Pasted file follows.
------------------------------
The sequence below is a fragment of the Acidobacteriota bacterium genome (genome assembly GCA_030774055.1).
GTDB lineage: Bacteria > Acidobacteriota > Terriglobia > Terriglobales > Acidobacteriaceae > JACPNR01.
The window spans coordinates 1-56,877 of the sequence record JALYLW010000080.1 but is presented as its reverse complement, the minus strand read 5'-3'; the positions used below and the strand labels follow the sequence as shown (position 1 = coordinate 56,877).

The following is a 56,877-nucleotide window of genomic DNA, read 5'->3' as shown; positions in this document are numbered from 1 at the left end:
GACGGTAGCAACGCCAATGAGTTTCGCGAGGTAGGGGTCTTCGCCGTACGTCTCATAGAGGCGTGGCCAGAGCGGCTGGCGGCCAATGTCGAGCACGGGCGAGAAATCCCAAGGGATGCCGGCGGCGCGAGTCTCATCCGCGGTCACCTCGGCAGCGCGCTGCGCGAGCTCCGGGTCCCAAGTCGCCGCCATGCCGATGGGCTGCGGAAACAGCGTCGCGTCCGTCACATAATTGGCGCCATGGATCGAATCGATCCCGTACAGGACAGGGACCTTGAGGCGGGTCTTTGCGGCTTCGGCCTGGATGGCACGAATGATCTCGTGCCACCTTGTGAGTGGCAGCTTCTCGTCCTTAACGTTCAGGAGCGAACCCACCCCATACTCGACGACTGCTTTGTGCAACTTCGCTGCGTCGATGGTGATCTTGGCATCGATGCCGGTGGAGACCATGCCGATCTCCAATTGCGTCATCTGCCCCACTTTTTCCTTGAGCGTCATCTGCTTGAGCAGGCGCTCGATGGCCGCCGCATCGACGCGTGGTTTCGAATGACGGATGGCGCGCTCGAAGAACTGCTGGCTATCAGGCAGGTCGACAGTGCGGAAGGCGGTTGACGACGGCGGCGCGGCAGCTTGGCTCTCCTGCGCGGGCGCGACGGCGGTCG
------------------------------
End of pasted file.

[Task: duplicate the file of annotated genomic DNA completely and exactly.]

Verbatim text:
The sequence below is a fragment of the Acidobacteriota bacterium genome (genome assembly GCA_030774055.1).
GTDB lineage: Bacteria > Acidobacteriota > Terriglobia > Terriglobales > Acidobacteriaceae > JACPNR01.
The window spans coordinates 1-56,877 of the sequence record JALYLW010000080.1 but is presented as its reverse complement, the minus strand read 5'-3'; the positions used below and the strand labels follow the sequence as shown (position 1 = coordinate 56,877).

The following is a 56,877-nucleotide window of genomic DNA, read 5'->3' as shown; positions in this document are numbered from 1 at the left end:
GACGGTAGCAACGCCAATGAGTTTCGCGAGGTAGGGGTCTTCGCCGTACGTCTCATAGAGGCGTGGCCAGAGCGGCTGGCGGCCAATGTCGAGCACGGGCGAGAAATCCCAAGGGATGCCGGCGGCGCGAGTCTCATCCGCGGTCACCTCGGCAGCGCGCTGCGCGAGCTCCGGGTCCCAAGTCGCCGCCATGCCGATGGGCTGCGGAAACAGCGTCGCGTCCGTCACATAATTGGCGCCATGGATCGAATCGATCCCGTACAGGACAGGGACCTTGAGGCGGGTCTTTGCGGCTTCGGCCTGGATGGCACGAATGATCTCGTGCCACCTTGTGAGTGGCAGCTTCTCGTCCTTAACGTTCAGGAGCGAACCCACCCCATACTCGACGACTGCTTTGTGCAACTTCGCTGCGTCGATGGTGATCTTGGCATCGATGCCGGTGGAGACCATGCCGATCTCCAATTGCGTCATCTGCCCCACTTTTTCCTTGAGCGTCATCTGCTTGAGCAGGCGCTCGATGGCCGCCGCATCGACGCGTGGTTTCGAATGACGGATGGCGCGCTCGAAGAACTGCTGGCTATCAGGCAGGTCGACAGTGCGGAAGGCGGTTGACGACGGCGGCGCGGCAGCTTGGCTCTCCTGCGCGGGCGCGACGGCGGTCG